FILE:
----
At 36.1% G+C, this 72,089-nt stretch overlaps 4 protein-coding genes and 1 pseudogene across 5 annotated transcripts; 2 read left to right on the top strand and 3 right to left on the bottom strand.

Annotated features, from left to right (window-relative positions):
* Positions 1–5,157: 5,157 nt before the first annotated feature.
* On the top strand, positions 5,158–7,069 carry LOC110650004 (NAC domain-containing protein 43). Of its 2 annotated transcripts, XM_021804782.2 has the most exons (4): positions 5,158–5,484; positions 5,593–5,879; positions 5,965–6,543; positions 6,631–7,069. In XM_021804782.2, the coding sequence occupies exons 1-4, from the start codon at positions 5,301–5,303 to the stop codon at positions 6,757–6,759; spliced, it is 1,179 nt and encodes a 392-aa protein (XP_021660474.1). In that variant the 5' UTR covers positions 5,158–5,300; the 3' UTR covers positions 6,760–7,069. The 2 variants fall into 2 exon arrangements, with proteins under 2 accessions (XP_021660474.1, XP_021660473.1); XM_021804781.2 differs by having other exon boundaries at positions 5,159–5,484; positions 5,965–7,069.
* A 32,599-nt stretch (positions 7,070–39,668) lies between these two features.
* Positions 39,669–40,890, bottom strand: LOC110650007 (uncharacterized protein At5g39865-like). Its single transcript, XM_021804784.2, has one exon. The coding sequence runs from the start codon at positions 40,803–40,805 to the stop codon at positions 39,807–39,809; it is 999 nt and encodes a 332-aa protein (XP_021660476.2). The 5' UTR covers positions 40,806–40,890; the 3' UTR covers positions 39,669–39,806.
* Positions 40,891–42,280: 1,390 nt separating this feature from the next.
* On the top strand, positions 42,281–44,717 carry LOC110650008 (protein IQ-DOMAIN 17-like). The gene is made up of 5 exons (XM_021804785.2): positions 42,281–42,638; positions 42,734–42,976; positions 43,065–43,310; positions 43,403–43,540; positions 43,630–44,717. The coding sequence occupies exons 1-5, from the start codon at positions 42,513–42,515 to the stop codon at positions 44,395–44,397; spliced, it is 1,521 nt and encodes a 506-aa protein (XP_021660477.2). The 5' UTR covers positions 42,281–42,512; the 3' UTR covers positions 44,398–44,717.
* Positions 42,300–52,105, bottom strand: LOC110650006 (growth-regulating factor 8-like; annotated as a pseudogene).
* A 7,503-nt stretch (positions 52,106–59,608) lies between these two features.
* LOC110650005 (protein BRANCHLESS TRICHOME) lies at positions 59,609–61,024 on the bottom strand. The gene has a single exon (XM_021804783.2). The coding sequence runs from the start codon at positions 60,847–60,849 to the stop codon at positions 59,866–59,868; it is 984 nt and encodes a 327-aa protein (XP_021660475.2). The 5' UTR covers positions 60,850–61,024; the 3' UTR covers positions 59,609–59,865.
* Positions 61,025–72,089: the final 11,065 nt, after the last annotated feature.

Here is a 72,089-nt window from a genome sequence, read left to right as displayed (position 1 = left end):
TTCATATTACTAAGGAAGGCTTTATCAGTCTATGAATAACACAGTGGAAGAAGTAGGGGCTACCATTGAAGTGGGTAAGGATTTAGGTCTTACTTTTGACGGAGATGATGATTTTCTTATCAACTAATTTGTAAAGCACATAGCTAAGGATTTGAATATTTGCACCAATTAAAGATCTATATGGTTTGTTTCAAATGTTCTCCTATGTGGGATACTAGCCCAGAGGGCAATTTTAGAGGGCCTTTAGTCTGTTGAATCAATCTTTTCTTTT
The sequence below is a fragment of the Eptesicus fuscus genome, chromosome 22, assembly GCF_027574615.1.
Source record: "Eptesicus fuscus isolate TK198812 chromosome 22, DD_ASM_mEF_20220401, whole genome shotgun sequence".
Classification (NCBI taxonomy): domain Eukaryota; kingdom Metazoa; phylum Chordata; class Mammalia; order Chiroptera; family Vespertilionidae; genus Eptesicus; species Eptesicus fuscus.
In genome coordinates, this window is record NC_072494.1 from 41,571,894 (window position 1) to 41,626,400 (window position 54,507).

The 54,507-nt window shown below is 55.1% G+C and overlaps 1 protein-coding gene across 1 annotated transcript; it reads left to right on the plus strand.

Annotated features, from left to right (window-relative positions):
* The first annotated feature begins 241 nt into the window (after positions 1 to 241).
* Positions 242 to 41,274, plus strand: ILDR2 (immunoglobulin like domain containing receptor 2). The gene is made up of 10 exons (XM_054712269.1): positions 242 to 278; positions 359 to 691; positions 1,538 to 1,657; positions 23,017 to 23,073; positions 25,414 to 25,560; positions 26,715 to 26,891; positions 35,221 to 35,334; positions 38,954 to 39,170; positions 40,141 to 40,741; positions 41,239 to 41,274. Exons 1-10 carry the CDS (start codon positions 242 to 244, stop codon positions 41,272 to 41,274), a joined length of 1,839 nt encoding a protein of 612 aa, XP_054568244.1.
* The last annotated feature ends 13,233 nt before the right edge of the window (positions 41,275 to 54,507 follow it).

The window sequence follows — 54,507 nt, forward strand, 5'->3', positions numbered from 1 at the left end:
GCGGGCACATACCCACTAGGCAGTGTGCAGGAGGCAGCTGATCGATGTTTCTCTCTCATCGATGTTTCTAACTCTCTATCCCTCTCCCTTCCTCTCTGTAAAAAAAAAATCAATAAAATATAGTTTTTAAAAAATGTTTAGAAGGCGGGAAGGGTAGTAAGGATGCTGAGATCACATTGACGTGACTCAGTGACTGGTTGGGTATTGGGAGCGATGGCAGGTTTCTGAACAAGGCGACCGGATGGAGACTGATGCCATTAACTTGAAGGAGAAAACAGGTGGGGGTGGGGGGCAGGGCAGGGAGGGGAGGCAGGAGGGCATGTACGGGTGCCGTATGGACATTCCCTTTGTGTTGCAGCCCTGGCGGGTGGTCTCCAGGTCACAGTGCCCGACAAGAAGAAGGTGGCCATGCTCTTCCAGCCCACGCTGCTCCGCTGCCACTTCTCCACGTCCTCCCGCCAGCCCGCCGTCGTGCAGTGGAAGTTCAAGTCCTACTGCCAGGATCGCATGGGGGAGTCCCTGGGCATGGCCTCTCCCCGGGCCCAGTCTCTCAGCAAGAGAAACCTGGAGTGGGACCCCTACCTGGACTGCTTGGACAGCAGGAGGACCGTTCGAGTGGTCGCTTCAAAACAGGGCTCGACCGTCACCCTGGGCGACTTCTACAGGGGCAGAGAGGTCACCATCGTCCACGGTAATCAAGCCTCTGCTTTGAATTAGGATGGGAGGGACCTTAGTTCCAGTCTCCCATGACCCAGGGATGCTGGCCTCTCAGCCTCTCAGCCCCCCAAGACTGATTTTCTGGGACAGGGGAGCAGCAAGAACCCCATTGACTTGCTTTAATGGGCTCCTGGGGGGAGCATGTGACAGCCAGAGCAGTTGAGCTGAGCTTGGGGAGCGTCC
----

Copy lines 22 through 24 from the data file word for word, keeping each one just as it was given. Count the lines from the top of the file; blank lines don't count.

* Positions 242 to 41,274, plus strand: ILDR2 (immunoglobulin like domain containing receptor 2). The gene is made up of 10 exons (XM_054712269.1): positions 242 to 278; positions 359 to 691; positions 1,538 to 1,657; positions 23,017 to 23,073; positions 25,414 to 25,560; positions 26,715 to 26,891; positions 35,221 to 35,334; positions 38,954 to 39,170; positions 40,141 to 40,741; positions 41,239 to 41,274. Exons 1-10 carry the CDS (start codon positions 242 to 244, stop codon positions 41,272 to 41,274), a joined length of 1,839 nt encoding a protein of 612 aa, XP_054568244.1.
* The last annotated feature ends 13,233 nt before the right edge of the window (positions 41,275 to 54,507 follow it).

The window sequence follows — 54,507 nt, forward strand, 5'->3', positions numbered from 1 at the left end: